Bathurst Historic Area
Cox’s road Dreaming – Australia’s First Inland European Road The name of our project draws on the Aboriginal Dreaming tradition. Our project not only tells the story of the building of Cox’s Road aided by two Darug men as part of Cox’s construction party, but also what were the outcomes for Europeans and Aboriginal people. The Country crossed by Cox’s Road included the lands of the Darug, Gundugurra and Wiradyuri peoples. This our contemporary Dreaming story.
BATHERS REGIONAL ART GALLERY (BRAG) Located on Bathurst’s historic Keppel Street, BRAG generates quality exhibitions of contemporary art, and the design of the space allows for three to four exhibitions at a time. BRAG also operates the sought-after Hill End Artists in Residence Program.
In Australia, however, the V8 Supercars Series have their own great race … The Bathurst 1000. Held annually at Mount Panorama Circuit which is located in the town of Bathurst in New South Wales, the track is oftentimes referred to simply as ‘The Mountain.’
BATHERS HERITAGE DRIVE
The track is a public road for the majority of the year and as such regular road rules apply (incl.2 way traffic, 60km/hr speed limit). It is 174 metres from the bottom of the circuit (Pit Straight) to the top of Skyline, “as the crow flies”. Race direction (during major events) is anti-clockwise. In a unique in its rural setting, there are over 40 private residences located around the circuit.
McPHILLAMY PARK, the southern end of the Panorama circuit is McPhillamy Park. Situated atop Mt Panorama it provides fine views over Bathurst and the surrounding farms. The lookout is best visited at sunrise and sunset.
Located within the centre of the Bathurst Central Business District, just behind the famous courthouse, Machattie Park was formally opened in December 1890. Machattie Park is situated on the site of the old Gaol c.1847, which was demolished in 1888 to make way for the park.
MACQUARIE RIVER BICENTENNIAL PARK with OHKUMA GARDEN, historic river park walk.
HISTORIC MILTON WALKING TOUR
One of only three original Australian restored Cobb & Co coaches in the Bathurst Visitor Information Centre and a fully restored 1909 Brush Car
Motorcycle racing began on the roads near Mount Panorama in 1911 and speedway racing ensued with the Old Vale Circuit in operation from 1931 to 1937. Early road racing in Bathurst was held on two known courses. One completed a circular circuit starting at Kelso, out through Palmers Oakey and back to Kelso. The other course, again starting at Kelso, travelled to Sunny Corner, Limekilns and back to Kelso. Due to conflict with the local police, the Auto Cycle Union of NSW (ACU) began looking for another course. With the help of the Bathurst City Council and the Abercrombie Shire Council, the ACU held its first annual classic road race meeting on the Vale Circuit on Easter Saturday, 4th April 1931.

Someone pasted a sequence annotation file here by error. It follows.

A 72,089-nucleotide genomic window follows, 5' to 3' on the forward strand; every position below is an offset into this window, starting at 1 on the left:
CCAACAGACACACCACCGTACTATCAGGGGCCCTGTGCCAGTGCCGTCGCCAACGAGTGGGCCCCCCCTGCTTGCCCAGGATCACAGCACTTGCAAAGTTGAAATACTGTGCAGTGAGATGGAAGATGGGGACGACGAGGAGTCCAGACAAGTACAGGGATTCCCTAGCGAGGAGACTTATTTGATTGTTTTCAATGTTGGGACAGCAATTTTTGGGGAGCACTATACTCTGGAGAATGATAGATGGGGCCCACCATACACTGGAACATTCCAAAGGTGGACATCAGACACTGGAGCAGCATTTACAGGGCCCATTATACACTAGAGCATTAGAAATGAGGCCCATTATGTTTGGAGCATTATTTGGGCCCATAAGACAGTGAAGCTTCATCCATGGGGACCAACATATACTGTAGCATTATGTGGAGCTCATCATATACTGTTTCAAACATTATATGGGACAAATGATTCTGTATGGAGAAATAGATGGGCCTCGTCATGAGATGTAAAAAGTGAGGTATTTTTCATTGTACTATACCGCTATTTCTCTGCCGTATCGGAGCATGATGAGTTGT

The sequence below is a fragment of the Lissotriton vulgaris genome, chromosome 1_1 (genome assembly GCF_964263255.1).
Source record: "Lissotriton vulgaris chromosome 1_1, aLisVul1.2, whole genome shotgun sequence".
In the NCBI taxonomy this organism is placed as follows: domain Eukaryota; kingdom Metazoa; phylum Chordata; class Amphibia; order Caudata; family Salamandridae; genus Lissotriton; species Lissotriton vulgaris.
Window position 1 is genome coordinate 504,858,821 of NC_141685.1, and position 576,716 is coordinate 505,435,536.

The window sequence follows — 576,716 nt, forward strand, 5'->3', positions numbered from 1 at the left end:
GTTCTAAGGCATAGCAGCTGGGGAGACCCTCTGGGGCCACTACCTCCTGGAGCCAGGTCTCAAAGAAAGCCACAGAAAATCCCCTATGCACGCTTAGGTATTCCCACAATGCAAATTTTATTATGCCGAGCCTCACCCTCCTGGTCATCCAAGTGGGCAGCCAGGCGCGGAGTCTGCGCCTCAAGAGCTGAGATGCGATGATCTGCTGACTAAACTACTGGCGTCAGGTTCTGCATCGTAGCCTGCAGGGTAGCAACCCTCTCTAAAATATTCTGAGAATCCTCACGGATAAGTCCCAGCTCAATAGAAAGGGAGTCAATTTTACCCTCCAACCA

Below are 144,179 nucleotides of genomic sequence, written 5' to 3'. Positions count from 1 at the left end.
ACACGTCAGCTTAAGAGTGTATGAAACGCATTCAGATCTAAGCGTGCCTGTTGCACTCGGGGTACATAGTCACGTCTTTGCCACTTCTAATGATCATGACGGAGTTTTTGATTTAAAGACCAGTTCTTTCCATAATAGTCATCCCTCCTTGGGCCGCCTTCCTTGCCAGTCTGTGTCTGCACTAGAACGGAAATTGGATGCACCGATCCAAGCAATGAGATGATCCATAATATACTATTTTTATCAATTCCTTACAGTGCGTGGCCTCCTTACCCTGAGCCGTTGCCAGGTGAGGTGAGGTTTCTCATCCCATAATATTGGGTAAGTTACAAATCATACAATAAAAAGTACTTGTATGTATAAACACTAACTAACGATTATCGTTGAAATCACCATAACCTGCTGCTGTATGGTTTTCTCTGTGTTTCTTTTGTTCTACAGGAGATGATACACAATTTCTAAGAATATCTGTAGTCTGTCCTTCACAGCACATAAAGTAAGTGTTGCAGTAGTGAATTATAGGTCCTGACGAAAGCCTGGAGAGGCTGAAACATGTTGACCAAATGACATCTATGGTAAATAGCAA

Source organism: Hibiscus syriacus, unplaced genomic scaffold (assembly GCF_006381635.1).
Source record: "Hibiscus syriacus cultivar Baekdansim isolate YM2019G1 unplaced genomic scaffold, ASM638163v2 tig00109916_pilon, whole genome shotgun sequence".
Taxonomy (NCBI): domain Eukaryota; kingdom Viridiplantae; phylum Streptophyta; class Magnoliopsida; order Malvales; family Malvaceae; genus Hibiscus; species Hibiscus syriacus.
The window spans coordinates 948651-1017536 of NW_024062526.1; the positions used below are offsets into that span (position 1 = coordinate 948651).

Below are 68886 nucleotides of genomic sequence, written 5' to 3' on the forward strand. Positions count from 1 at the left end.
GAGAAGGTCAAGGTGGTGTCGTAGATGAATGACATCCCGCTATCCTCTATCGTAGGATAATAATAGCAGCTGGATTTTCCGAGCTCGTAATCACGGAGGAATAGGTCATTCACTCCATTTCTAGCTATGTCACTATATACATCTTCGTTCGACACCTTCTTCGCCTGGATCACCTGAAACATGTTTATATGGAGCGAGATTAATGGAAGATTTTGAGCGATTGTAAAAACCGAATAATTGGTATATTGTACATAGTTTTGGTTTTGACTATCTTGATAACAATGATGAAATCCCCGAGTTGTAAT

An historic site with well-preserved remnants of a town with an impressive sandstone Court House, unoccupied buildings, gallery, cafe and accommodation managed by National Parks.
Discover life during the 1870s gold mining town which is classified as an historical site by National Parks and Wildlife Service. At its peak in the early 1870s it had a population estimated at 8,000 served by two newspapers, five banks, eight churches and twenty-eight pubs by 1945 the population was 700.
In the late 1940s Hill End was discovered by artists Russell Drysdale, who painted possibly his best-known work, The cricketers there, and Donald Friend, and it quickly became an artists’ colony. Other artists who worked there included Jean Belmlette. Today, the Hill End artist-in-residence program aims to ensure the continuity of this connection.
The town was established in 1913 to take advantage of local supplies of limestone, the largest cement works in the southern hemisphere. The New South Wales Cement Lime and Coal Company lifted the limestone from quarries by an enormous aerial ropeway. Originally named Candos, an acronym of the Board of NSW Cement, Lime and Coal Co Ltd. In 1915, the name Candos was considered too similar to Chandos in South Australia, and the name was changed to Kandos, the name was registered with the NSW Registrar General.
In 2016 had a population of over 1,200 people , changing from a working class town to now a quirky underground arts community.
Historic village with boutiques shops, classified by the National Trust. At its peak in the early 1870s it had a population estimated at 8,000 served by two newspapers, five banks, eight churches and twenty-eight pubs.
An interesting and unusual old gold mining town on the banks of the Turon River, in essence is a few streets with no formal construction, no curbing and guttering.